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The Haunting Girl
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Discussion Starter · #1 ·
Just saw this posted in the Hauntcast Minions group on Facebook:
Razor Blade Found Wrapped In Child's Candy Bar After Trick-Or-Treating
I'm seriously hoping this is fake, but even if it is this is going to have serious impact on Halloween for most of us. This is the first I'm hearing about it, but I'm now watching Facebook like a hawk to see if any of the "Mom" pages I follow post anything about it.
Thoughts?
 

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Ok, here's my tale on this. 1. You can tell if it was done at the factory, because you can feel it. 2. They shouldn't allow factory workers, (or whatever you call candy manufacturing/mass production facilities,) to have that stuff. 3. If it was done at home, you can tell, because even with glue, the package won't be as good as they make it.
 

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Human Candy Shovel
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I'll point out that there has been no picture of this razor blade released. Given the candy it was supposedly found in, I can see it being a broken utility knife blade from cutting open sacks of rice for the Nestle Crunch bars. Or it could have broken off the machine that cuts the wrappers.

However, If it turns out to be a traditional single straight blade razor, then yes, it is a scam. I won't be surprised if this is a seemingly wealthy family drowning in debt and looking for a quick payday to fix their financial problems. At least they aren't murdering their kids with tainted candy for the life insurance policies.

In other Halloween violence news from the Philly area, we had a mugging with a gun with a Halloween mask used for a disguise and on Long Island in NY state, there was a homeinvasion involving a party of 5supposedToTs.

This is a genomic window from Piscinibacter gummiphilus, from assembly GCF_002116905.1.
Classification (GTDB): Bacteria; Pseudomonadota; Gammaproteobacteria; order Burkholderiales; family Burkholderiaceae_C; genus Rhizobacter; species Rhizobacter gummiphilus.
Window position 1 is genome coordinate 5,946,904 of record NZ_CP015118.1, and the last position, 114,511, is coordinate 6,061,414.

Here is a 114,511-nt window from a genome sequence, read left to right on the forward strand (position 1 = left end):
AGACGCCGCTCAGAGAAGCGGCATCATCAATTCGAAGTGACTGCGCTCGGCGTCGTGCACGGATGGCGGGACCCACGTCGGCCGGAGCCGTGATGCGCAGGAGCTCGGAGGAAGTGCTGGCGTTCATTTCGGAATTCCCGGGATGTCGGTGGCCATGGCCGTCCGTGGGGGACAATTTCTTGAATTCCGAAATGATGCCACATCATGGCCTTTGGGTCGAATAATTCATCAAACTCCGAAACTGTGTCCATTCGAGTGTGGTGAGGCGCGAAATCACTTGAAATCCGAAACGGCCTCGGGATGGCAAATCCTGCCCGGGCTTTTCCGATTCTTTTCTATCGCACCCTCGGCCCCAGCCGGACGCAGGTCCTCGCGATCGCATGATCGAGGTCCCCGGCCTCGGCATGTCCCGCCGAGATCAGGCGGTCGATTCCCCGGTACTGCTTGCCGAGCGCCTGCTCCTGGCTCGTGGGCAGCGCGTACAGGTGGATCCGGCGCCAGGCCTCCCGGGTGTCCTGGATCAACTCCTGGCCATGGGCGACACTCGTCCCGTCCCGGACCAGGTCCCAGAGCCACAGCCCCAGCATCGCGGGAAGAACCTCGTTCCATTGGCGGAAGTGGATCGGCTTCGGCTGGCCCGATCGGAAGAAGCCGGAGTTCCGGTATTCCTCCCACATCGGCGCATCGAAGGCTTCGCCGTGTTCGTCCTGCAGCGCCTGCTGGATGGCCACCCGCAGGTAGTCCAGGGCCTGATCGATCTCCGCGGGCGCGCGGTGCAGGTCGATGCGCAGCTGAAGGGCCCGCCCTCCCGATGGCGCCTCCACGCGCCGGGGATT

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His name is Roger Clyne
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This is the thing that bothers me about all of these scares, it would be pretty easy to figure out where this candy originated. The reporter also said that the kid THINKS it was a sealed wrapper. He THINKS it was sealed, he's not POSITIVE it was sealed. And if it was sealed it was a factory issue then. If it was just a piece of something sharp that's very different from an entire razor blade which wouldn't actually fit into any of the "fun sized" stuff that's handed out now.

1)If the kid was under a certain age an adult would have been with them so the adult would know where they went ToTing so they could say to the authorities "we went ToTing at these houses" so it would have to be someone in one of the houses in that area that gave it out.

2)If the kid was old enough to go on his/her own, the kid would know & tell where he/sh went with the same outcome as above.

3)If it turns out it was a factory thing, you'd still need to know where the kids went & THEN you could trace where the candy was bought, from what store, & back to the manufacturer.

So unless you're passing people who are just tossing candy into kids bags randomly on the street, you KNOW where your kids candy came from & could go back to it happening in a certain area.

And as someone else mentioned, you could easily tell if a piece of candy has been opened & altered so at the very least you could say the candy was opened or unopened.

Go ahead, open a Fun Sized Milky Way then try to stick something in it & glue the paper back together or try to stick something into it without altering the paper, see how hard it is.